menu
menu

Transplant and Oncology Infectious Diseases (TOID) Research

 
Mycology Translational Research Laboratory HOPE in Action Study    For Information about plasma studies for COVID-19, contact us at CovidPlasmaTrial@jhmi.edu   

The TOID Center for Clinical Research

The comprehensive Transplant and Oncology Infectious Diseases (TOID) program was launched in 2008.  The mission of the TOID Program is to expand institutional expertise in clinical and academic activities focused on infectious complications in transplant (solid organ and stem cell) and oncology patients at Johns Hopkins Medical Institutions.

Key research efforts are currently directed to developing standardized algorithms for prevention and treatment of infections in these vulnerable patients and to establish an expanded infrastructure to facilitate clinical and translational studies in TOID.

Clinical research is supported by a team of clinical research nurses, database, and research specialists, with administrative and functional oversight provided by Darin Ostrander PhD and Christine Durand, MD

Faculty and Research Staff

 

Robin Kimiko Avery, MD

Robin Kimiko Avery, MD, Professor of Medicine, is an infectious disease physician who joined the Johns Hopkins faculty in 2012, with two decades of experience in transplant infectious disease.  She is a past chair of the American Society of Transplantation (AST) Infectious Disease Community of Practice, was a co-editor of the first edition of the AST ID Guidelines, and has served on guidelines committees for the AST, the Infectious Disease Society of America (IDSA), and the International Society for Heart and Lung Transplantation (ISHLT).  She was the founding head of the Transplant Infectious Disease Section at the Cleveland Clinic and the founding director of the Cleveland Clinic Transplant ID Special Fellowship, authoring a curriculum that served as the basis for curricula later endorsed by the AST and IDSA.  Her main areas of clinical and research interest are transplant-related viral infections, novel therapies for CMV, post-transplant hypogammaglobulinemia, strategies for safer living after transplant, trainee and patient education, and most recently COVID-19 clinical care, vaccine responses, and therapeutics. She was awarded the Best Consulting Physician Award at Johns Hopkins in 2017, and became Education Director for Transplant/Oncology Infectious Disease at Johns Hopkins in 2022. In 2022, she was awarded the Robert Rubin Award from the AST ID Community of Practice, named for her late mentor, Dr. Robert Rubin. Avery Research Dashboard and Publications

Maria Veronica Dioverti-Prono, MD

Maria Veronica Dioverti-Prono, MD, Assistant Professor, received her MD from the Universidad Nacional de Asuncion and completed a residency at the Bridgeport Hospital-Yale University Program. She completed General and Transplant/Oncology Infectious Diseases fellowship at the Mayo clinic in Rochester, MN. Dr. Dioverti-Prono provides clinical care to transplant, oncology, and other immunocompromised patients. Her research interest is in optimizing diagnosis and management of viral infections after hematopoietic cell transplantation, as well as prevention of infections in hematologic malignancies and hematopoietic cell transplantation. Dioverti-Prono Research Dashboard and Publications

Christine Durand, MD

Christine Durand, MD, Associate Professor of Medicine and Oncology at the Johns Hopkins University School of Medicine, received her MD from the Johns Hopkins University (JHU) School of Medicine and subsequently completed her Internal Medicine residency and Infectious Diseases fellowship at JHU.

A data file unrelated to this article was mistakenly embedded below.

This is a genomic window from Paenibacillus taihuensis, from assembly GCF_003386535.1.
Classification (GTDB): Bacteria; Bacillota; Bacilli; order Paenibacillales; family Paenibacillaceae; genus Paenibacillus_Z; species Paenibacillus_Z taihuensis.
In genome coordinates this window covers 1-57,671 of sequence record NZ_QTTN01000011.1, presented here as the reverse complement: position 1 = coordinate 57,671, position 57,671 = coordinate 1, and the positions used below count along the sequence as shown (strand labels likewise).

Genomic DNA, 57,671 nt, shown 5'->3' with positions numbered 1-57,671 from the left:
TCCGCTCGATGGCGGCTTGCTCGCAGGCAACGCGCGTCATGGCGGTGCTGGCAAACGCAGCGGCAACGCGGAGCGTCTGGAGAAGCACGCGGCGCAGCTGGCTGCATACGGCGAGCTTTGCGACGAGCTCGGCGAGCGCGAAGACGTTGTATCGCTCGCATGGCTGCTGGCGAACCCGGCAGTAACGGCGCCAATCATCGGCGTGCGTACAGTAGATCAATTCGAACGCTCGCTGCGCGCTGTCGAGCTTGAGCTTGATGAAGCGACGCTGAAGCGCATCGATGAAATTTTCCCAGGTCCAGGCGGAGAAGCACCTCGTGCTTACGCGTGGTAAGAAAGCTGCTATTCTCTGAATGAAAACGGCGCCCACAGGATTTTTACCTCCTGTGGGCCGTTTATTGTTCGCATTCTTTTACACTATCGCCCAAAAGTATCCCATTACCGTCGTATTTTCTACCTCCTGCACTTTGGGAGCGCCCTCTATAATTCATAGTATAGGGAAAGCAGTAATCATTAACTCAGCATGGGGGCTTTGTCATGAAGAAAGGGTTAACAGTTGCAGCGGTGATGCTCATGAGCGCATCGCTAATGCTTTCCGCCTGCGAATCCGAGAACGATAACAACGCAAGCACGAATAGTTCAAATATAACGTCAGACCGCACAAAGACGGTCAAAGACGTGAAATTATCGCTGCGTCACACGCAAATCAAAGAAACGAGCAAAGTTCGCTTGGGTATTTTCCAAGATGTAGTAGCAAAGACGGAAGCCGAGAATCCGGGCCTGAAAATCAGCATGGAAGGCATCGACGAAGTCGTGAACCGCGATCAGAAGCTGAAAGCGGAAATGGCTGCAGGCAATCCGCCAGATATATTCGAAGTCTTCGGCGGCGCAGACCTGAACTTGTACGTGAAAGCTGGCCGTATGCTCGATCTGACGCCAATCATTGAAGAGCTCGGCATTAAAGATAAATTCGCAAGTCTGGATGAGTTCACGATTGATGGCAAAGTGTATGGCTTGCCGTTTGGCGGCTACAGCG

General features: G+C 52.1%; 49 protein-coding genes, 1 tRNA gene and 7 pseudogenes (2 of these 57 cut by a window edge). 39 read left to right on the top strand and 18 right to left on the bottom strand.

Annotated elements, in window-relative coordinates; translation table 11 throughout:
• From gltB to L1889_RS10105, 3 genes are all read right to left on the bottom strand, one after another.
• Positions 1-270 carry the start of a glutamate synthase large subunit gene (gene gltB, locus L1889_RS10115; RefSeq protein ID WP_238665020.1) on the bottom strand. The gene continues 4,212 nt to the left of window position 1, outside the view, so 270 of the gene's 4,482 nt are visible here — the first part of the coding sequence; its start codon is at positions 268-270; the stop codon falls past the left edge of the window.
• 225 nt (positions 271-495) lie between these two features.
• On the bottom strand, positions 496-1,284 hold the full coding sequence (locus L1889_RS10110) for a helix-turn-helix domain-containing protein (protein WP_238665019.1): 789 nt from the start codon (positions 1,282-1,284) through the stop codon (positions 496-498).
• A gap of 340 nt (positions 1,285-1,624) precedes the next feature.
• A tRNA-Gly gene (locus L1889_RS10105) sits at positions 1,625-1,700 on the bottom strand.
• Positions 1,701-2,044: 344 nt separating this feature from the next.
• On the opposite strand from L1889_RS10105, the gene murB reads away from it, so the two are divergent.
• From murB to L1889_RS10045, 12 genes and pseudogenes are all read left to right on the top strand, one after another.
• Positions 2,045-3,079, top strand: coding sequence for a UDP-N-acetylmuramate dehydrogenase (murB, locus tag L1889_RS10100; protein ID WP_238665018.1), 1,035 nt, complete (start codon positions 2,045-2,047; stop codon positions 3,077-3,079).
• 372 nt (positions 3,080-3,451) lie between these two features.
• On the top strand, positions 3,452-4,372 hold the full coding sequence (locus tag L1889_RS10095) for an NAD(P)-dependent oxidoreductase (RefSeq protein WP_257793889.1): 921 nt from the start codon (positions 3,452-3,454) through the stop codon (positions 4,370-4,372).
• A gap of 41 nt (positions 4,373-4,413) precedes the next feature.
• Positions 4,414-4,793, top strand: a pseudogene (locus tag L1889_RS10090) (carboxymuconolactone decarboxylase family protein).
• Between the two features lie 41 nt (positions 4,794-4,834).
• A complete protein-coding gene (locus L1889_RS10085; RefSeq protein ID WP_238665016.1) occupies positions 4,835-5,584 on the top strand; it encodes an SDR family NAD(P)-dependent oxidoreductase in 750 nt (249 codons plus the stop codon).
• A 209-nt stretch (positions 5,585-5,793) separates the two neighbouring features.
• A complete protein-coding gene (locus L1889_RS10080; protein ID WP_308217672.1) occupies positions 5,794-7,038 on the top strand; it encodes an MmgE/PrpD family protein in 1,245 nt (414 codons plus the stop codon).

Her areas of clinical expertise and research include viral infections such as HIV, hepatitis B, and hepatitis C, in individuals who require transplant or cancer therapies. She specializes in designing and leading clinical trials investigating innovative strategies in transplantation. Her group has been funded with several U01 grants from the NIH to study kidney and liver transplantation from donors with HIV to recipients with HIV and kidney transplantation from donors with hepatitis C to recipients without hepatitis C.

Dr. Durand is the Medical Director of the Transplant Research Center at Johns Hopkins which is a multidisciplinary research group that aims to improve access and outcomes in transplantation while training the next generation of leaders in the field. Durand Research Dashboard and Publications

Andrew Karaba, MD, PhD

Andrew H. Karaba, MD, PhD, Assistant Professor of Medicine, received his BA, MD, and PhD from Northwestern University. His PhD thesis focused on how herpes simplex virus entry receptors contribute to pathogenesis. He completed residency in Internal Medicine and fellowship in Infectious Diseases at Johns Hopkins where he joined the faculty in 2021. For his post‐doctoral research, he investigated the role of inflammasome signaling in herpesvirus infections under the mentorship of Dr. Andrea Cox. His current research interests include mechanisms of innate immune activation in response to viral infections and innate and adaptive immune responses to viruses in solid organ transplant recipients. He is an associate director of basic/translational research in the transplant research center and a member of the Johns Hopkins COVID‐19 therapeutics guidance committee.

Olivia Kates, MD

Olivia Kates, MD, Assistant Professor of Medicine and Associate Director for Ethics and Qualitative Research in the Johns Hopkins Transplant Research Center, completed her MD at Tufts University School of Medicine, internal medicine residency at Columbia University New York Presbyterian Hospital, and infectious diseases fellowship at the University of Washington, where she also received a Masters degree in Bioethics and Humanities. She joined the faculty at Johns Hopkins in 2021. In addition to clinical care for immunosuppressed patients, she is passionate about building bioethics and humanities capacity in healthcare through original empirical, conceptual, and educational bioethics research. She is currently working on projects related to vaccination, liver transplantation, and xenotransplantation.